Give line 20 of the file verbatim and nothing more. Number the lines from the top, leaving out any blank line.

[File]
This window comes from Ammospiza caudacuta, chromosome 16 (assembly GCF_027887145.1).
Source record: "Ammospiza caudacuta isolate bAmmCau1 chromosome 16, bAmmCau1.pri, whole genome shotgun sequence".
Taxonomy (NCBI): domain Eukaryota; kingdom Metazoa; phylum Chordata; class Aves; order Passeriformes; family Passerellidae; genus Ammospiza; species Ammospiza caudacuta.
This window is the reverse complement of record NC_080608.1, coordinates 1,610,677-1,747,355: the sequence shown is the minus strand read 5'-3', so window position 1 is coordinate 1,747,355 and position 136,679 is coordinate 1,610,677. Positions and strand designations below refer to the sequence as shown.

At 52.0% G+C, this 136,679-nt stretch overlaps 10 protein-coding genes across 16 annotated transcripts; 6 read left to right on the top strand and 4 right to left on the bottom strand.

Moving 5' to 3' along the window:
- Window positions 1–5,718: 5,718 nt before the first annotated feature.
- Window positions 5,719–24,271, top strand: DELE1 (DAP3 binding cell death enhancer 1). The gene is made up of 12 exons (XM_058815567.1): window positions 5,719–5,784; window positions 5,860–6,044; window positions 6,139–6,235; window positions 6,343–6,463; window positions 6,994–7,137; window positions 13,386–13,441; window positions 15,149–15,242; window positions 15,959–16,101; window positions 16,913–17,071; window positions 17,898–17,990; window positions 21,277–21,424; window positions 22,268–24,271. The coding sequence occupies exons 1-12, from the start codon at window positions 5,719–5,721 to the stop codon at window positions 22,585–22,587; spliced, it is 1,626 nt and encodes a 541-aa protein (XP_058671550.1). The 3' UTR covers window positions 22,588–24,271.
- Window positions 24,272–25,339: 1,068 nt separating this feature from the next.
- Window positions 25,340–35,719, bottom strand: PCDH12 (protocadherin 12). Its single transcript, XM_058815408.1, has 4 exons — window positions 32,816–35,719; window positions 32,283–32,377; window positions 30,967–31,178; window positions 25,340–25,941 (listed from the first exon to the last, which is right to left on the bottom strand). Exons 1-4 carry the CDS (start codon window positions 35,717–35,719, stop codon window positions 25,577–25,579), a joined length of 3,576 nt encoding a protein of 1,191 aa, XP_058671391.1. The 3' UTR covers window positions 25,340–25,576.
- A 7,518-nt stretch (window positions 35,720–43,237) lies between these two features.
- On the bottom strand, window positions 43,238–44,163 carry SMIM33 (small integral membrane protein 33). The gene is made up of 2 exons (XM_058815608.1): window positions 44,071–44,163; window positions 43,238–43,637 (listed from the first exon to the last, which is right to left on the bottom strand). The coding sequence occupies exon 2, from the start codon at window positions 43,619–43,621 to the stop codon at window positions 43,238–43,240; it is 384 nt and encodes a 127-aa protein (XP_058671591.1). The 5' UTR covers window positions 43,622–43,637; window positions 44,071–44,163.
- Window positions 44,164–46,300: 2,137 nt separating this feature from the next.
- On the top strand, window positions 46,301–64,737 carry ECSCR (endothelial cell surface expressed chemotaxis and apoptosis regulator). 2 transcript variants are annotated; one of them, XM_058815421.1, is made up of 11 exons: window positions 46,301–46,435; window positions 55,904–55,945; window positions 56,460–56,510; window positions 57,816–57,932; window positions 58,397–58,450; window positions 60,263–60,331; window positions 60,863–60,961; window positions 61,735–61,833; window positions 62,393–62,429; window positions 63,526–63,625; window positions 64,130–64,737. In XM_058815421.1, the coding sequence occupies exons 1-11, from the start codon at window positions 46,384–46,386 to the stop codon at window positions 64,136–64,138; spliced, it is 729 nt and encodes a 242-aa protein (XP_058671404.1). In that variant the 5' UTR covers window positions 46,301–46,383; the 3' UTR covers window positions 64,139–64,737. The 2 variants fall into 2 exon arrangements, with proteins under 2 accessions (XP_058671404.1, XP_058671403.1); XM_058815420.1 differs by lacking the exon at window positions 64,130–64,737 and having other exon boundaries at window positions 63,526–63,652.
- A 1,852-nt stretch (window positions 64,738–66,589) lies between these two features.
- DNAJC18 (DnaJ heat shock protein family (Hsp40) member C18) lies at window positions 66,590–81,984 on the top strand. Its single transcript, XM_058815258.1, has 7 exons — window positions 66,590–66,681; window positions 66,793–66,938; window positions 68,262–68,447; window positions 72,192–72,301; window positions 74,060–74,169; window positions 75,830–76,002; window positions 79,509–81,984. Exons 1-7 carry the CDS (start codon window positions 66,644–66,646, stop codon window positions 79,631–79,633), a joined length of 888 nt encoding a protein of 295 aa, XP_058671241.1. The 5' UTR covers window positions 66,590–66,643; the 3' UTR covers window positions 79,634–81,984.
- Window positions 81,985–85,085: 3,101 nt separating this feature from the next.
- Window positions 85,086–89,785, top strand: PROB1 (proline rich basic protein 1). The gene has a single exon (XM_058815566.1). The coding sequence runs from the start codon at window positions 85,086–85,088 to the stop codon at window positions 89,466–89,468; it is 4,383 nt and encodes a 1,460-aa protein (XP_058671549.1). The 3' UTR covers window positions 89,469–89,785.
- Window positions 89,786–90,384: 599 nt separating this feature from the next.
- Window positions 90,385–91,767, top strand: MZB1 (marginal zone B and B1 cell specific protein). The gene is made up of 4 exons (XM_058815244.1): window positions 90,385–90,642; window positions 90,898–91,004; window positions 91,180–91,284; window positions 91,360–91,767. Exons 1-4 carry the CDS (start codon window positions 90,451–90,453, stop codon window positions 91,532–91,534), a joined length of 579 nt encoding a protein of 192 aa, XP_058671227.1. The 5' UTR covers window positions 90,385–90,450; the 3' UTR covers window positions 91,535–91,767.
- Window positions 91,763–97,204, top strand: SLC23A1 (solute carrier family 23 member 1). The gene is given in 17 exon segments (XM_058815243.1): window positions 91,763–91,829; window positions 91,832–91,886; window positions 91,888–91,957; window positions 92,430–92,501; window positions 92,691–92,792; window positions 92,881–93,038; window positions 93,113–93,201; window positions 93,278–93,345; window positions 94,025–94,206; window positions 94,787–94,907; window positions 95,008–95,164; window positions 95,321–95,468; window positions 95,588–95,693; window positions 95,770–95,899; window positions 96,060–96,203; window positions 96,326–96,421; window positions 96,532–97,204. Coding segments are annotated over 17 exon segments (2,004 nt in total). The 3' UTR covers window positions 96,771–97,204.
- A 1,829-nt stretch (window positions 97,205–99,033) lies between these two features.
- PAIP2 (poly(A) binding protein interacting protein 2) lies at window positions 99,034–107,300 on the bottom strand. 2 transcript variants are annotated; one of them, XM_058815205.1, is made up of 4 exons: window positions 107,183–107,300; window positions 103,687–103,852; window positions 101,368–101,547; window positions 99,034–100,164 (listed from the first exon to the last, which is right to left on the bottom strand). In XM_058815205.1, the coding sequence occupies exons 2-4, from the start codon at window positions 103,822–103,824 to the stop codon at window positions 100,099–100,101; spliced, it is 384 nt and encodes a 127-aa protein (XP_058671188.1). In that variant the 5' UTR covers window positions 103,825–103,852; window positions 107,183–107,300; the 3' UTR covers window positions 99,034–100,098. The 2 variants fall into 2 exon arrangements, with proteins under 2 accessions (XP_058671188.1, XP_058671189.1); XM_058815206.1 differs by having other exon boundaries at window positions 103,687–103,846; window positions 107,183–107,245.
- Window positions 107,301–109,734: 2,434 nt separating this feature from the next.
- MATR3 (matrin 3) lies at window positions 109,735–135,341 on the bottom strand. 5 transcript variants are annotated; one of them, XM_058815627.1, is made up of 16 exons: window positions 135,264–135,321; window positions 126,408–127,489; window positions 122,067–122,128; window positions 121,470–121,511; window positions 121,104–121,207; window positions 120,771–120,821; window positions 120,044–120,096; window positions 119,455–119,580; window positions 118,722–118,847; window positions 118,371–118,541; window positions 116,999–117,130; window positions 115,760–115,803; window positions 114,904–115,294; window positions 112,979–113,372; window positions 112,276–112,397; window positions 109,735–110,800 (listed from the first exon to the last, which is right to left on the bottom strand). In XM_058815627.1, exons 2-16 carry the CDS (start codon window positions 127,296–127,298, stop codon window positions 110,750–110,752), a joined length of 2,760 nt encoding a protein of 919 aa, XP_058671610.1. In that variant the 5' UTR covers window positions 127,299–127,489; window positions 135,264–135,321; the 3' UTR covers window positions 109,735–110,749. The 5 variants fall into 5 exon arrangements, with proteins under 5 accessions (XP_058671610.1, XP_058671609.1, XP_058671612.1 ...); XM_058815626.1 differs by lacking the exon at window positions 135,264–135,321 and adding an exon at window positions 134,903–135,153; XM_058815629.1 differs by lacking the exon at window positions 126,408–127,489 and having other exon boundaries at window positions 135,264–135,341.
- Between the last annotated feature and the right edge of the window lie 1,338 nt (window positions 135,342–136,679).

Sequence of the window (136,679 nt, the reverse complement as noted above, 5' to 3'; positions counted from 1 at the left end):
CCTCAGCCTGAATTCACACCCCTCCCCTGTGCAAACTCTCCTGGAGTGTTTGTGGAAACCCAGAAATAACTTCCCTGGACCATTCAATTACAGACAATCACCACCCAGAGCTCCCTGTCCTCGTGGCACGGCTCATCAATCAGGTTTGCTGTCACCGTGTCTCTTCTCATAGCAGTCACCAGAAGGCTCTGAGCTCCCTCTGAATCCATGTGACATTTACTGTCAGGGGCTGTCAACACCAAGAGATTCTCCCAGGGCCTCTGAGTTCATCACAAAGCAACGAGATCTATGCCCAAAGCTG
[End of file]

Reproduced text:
- Window positions 90,385–91,767, top strand: MZB1 (marginal zone B and B1 cell specific protein). The gene is made up of 4 exons (XM_058815244.1): window positions 90,385–90,642; window positions 90,898–91,004; window positions 91,180–91,284; window positions 91,360–91,767. Exons 1-4 carry the CDS (start codon window positions 90,451–90,453, stop codon window positions 91,532–91,534), a joined length of 579 nt encoding a protein of 192 aa, XP_058671227.1. The 5' UTR covers window positions 90,385–90,450; the 3' UTR covers window positions 91,535–91,767.